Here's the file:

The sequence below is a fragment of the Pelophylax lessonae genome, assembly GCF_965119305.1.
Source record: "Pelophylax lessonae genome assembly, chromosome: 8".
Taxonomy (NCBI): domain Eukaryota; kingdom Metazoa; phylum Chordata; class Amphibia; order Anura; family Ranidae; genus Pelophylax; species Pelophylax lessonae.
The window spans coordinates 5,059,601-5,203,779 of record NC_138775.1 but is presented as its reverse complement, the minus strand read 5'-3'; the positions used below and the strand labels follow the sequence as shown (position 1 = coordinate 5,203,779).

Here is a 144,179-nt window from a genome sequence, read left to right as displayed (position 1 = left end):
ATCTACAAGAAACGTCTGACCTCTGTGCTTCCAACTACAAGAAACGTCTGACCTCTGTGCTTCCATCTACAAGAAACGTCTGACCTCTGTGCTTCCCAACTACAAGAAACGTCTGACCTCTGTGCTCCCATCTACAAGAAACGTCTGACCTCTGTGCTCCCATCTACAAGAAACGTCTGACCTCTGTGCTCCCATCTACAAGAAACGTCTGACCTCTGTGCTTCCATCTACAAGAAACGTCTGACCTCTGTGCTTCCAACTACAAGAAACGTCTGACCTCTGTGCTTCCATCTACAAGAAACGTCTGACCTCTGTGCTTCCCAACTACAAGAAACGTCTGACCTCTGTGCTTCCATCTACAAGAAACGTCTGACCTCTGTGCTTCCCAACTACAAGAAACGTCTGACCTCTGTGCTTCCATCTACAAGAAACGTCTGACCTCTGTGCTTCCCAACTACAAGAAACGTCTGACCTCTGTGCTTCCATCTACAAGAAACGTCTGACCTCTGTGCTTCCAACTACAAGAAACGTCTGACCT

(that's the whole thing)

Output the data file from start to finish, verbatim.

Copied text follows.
The sequence below is a fragment of the Pelophylax lessonae genome, assembly GCF_965119305.1.
Source record: "Pelophylax lessonae genome assembly, chromosome: 8".
Taxonomy (NCBI): domain Eukaryota; kingdom Metazoa; phylum Chordata; class Amphibia; order Anura; family Ranidae; genus Pelophylax; species Pelophylax lessonae.
The window spans coordinates 5,059,601-5,203,779 of record NC_138775.1 but is presented as its reverse complement, the minus strand read 5'-3'; the positions used below and the strand labels follow the sequence as shown (position 1 = coordinate 5,203,779).

Here is a 144,179-nt window from a genome sequence, read left to right as displayed (position 1 = left end):
ATCTACAAGAAACGTCTGACCTCTGTGCTTCCAACTACAAGAAACGTCTGACCTCTGTGCTTCCATCTACAAGAAACGTCTGACCTCTGTGCTTCCCAACTACAAGAAACGTCTGACCTCTGTGCTCCCATCTACAAGAAACGTCTGACCTCTGTGCTCCCATCTACAAGAAACGTCTGACCTCTGTGCTCCCATCTACAAGAAACGTCTGACCTCTGTGCTTCCATCTACAAGAAACGTCTGACCTCTGTGCTTCCAACTACAAGAAACGTCTGACCTCTGTGCTTCCATCTACAAGAAACGTCTGACCTCTGTGCTTCCCAACTACAAGAAACGTCTGACCTCTGTGCTTCCATCTACAAGAAACGTCTGACCTCTGTGCTTCCCAACTACAAGAAACGTCTGACCTCTGTGCTTCCATCTACAAGAAACGTCTGACCTCTGTGCTTCCCAACTACAAGAAACGTCTGACCTCTGTGCTTCCATCTACAAGAAACGTCTGACCTCTGTGCTTCCAACTACAAGAAACGTCTGACCT